The benefits of precision farming to help capture carbon in farm fields is receiving press within the current debate of the Waxman-Markey American Clean Energy & Security Act, a.k.a. (HR2454).
While controversy surrounds this bill on several fronts–from lack of offset inclusion for agriculture to larger energy costs being pushed back to consumers–North Dakota farmer and National Farmers Union (NFU) president sees farmer benefits in cap and trade.
In a recent Wichita Eagle story, Johnson thinks farmers should be allowed to sell greenhouse-gas offsets to help pay for input costs that he says will be driven up by proposed climate change legislation.
We want farmers to have an income opportunity out of cap and trade,” said Johnson, whose group has approximately 250,000 members nationally, including about 7,500 in Kansas.
Johnson said farmers will need the additional income because more emission control devices will cause fuel and fertilizer prices to increase, which will push up ag input costs.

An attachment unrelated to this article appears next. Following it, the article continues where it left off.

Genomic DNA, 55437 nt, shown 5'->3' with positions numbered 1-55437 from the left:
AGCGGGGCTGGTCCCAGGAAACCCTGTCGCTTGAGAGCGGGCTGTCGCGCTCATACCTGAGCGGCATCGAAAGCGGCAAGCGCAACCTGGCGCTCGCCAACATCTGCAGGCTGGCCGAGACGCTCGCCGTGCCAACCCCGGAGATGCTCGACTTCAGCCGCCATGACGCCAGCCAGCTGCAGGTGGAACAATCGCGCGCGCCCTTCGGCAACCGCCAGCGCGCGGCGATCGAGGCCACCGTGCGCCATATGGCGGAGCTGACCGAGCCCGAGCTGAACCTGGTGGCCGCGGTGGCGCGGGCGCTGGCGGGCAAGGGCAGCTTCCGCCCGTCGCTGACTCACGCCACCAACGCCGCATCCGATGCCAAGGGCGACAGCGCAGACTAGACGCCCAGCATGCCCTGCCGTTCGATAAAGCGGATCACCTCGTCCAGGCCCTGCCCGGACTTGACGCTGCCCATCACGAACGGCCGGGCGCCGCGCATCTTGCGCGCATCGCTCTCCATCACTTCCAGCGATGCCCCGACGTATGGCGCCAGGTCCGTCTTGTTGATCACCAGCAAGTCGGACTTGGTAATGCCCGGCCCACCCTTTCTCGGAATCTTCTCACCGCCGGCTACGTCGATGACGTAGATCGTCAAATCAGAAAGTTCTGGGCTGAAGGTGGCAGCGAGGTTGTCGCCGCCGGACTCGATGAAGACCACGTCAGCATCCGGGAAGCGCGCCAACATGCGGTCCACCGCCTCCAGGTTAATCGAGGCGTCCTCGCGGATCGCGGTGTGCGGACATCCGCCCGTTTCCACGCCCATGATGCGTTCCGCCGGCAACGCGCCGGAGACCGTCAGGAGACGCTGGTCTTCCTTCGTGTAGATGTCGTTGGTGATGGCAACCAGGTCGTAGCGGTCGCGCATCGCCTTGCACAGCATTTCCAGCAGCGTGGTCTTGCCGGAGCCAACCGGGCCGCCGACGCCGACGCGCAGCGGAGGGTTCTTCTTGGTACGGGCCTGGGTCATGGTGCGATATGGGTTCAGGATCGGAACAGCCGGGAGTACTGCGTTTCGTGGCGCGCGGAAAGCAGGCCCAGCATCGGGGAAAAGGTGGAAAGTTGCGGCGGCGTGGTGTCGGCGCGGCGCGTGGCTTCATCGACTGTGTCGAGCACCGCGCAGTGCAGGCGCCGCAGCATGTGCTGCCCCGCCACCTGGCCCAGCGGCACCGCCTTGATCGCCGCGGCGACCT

But Johnson is concerned about the Waxman-Markey bill, climate change legislation under review by House committees that would establish this country’s first mandatory cap-and-trade regulations.
As the bill stands now, there is no provision for agriculture to sell offsets.
He said it’s important that the U.S. Department of Agriculture — and not the Environmental Protection Agency — regulate ag offsets because the USDA has done the most scientific research on ag greenhouse emissions.
As proposed in the bill, companies that emit more than 25,000 tons of greenhouse gases per year would fall under cap-and-trade regulations. Very large manufacturers and energy companies most often fall into that category.
Johnson said it has been estimated that 30 to 50 percent of the nation’s economy will come from industries that will fall under the cap regulations.
With perhaps the exception of about 30 very large feedlots, agriculture is not part of that group, said Chuck Rice, a Kansas State University soil microbiologist and an expert on cap and trade.